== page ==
Why were onions so expensive in 19th century Wallachia?

To add a culinary perspective here. In a modern kitchen I would definitely consider onions, or items in the onion family, such as garlic, leek, scallions, shallots essential. Could they be skipped entirely? Yes of course. However in Indian cuisine there is a saying, " A day without an onion is a day without sunshine". Onions would have been the # 1 plant substance of value on a shopping list. They also have a very long storage life allowing for travel and easily lasting over a winter unlike any green vegetable. But in the past, and now, what they supply is a "force multiplier" effect. Take barley soup; a cheap to make staple of medieval life I'm sure. Basically roasted beef or lamb bones, barley, onions, seasonings and some vegetables if available. And water. Free water. Water and onions is the key thing, because the onions add "body" to the broth, without them any broth-type recipe tastes very flat.

A little bit of onions makes a huge difference, a small amount enhances a great deal of liquid and perhaps makes the difference between a grim result and a sale-able product.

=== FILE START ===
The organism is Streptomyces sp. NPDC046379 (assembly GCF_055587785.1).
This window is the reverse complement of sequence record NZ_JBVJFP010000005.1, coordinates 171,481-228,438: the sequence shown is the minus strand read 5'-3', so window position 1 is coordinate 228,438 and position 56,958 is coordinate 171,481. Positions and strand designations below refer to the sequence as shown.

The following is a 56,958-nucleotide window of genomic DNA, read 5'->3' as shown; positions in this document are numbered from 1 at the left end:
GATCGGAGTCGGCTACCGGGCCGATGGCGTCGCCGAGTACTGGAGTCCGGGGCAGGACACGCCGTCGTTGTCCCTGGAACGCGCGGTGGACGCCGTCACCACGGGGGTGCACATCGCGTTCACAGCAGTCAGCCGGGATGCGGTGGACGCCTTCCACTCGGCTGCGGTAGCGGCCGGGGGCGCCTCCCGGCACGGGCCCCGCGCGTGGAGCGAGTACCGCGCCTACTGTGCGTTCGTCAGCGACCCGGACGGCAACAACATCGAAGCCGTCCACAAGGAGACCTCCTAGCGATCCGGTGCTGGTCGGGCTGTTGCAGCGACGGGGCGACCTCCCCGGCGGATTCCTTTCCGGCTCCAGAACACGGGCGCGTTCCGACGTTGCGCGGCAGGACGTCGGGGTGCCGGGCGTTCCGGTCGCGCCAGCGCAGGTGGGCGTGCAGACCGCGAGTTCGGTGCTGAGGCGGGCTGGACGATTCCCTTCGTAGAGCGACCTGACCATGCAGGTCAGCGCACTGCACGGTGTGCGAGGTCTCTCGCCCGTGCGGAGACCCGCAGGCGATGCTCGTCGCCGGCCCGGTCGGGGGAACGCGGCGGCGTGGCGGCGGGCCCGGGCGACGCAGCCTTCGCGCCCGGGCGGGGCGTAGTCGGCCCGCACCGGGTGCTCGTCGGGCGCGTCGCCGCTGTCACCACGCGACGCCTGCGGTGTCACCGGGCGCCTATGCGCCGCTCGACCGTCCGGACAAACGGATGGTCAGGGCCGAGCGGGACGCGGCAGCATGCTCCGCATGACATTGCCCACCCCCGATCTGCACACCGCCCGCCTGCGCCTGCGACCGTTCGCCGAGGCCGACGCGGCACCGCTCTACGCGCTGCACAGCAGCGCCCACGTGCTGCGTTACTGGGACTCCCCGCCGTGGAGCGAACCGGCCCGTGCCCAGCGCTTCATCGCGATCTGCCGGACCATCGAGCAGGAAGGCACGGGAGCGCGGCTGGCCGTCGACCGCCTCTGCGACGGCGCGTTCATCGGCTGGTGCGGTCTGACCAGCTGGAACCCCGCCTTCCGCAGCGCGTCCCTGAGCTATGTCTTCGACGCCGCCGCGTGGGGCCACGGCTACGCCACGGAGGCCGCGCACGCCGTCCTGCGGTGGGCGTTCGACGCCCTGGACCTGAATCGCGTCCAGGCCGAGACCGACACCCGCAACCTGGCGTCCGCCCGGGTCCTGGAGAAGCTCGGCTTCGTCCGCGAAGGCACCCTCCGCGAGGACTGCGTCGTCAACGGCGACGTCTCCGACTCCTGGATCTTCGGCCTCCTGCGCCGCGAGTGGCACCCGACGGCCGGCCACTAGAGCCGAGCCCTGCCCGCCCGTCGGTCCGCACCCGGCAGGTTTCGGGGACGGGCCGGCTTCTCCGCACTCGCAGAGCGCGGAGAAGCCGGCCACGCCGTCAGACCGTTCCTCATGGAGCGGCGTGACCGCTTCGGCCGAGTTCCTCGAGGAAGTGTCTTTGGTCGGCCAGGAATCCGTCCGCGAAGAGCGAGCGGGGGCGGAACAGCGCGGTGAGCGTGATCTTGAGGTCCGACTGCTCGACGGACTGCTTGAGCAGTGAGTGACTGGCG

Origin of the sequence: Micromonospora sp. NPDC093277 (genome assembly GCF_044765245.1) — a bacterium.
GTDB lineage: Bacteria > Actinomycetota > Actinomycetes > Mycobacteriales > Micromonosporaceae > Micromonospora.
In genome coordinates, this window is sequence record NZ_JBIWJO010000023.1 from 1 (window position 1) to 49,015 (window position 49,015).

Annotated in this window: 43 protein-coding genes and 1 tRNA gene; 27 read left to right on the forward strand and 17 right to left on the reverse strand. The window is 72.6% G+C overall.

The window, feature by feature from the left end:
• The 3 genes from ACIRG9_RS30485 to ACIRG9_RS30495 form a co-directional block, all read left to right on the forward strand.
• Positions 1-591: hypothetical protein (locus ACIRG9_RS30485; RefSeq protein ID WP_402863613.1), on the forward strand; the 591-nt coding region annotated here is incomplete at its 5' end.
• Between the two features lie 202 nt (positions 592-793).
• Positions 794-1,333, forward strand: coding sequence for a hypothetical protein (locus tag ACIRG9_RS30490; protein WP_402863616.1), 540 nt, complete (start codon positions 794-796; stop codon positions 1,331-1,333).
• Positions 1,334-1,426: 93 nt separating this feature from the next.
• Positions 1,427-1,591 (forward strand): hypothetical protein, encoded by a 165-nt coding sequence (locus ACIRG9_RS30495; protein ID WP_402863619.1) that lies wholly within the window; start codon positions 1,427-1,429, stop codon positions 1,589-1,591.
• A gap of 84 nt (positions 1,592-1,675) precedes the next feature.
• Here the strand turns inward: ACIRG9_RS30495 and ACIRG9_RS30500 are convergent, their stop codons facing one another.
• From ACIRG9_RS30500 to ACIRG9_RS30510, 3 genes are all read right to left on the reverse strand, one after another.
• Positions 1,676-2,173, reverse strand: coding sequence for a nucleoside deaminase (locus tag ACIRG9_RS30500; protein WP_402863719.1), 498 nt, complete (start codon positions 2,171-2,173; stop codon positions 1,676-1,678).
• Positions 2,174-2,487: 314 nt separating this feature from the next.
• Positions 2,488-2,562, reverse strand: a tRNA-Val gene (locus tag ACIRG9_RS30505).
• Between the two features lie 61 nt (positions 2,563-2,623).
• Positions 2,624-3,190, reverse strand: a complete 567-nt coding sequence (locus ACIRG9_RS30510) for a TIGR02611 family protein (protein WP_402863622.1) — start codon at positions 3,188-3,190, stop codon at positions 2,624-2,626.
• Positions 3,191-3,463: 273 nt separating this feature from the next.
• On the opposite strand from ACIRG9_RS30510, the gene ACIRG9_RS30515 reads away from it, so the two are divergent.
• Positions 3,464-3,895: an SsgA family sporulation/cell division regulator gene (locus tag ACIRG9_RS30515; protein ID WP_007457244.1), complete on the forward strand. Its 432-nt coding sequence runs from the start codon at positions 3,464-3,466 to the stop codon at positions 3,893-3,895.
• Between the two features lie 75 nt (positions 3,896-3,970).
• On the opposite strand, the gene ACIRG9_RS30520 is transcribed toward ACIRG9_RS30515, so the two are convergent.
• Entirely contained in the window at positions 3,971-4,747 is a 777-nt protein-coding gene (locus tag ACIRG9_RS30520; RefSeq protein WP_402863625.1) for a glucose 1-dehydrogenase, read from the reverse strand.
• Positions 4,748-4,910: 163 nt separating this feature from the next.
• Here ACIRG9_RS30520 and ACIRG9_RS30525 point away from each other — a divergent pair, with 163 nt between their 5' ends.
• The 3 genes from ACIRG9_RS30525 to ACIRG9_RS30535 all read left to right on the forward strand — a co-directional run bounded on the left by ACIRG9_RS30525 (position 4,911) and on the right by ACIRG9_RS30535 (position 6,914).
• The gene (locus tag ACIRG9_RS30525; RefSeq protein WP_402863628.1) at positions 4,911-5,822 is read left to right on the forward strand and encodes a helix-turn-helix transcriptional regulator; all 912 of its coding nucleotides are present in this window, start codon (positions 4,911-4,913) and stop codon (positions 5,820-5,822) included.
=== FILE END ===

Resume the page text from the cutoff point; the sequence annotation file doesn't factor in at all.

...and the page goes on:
Back in those times they didn't see value in vegetables or salad type things. A once a day meal would always involve a soup or stew with anything handy thrown in, thickened with beans, like the in the old English children's rhyme, "Peas porridge pot, peas porridge cold, peas porridge in the pot three days old'. The peas would have split peas (lentils). Animal bones and onions would have been the other essential ingredients.

The price anomaly also could reflect the seasonal spike in availability. A large cooking onion is only harvested in the fall, then put in cold storage, so supplies would run low sometime in the next year before new ones came to market. We forget that our modern food supply system evens out these price spikes.
Finally onions may have been one of those things valued, like nutmeg, that was important because people believed it had disease defense properties, and so was of a value beyond its simple contribution in a recipe. Chef Jono.

/r/AskHistorians Thread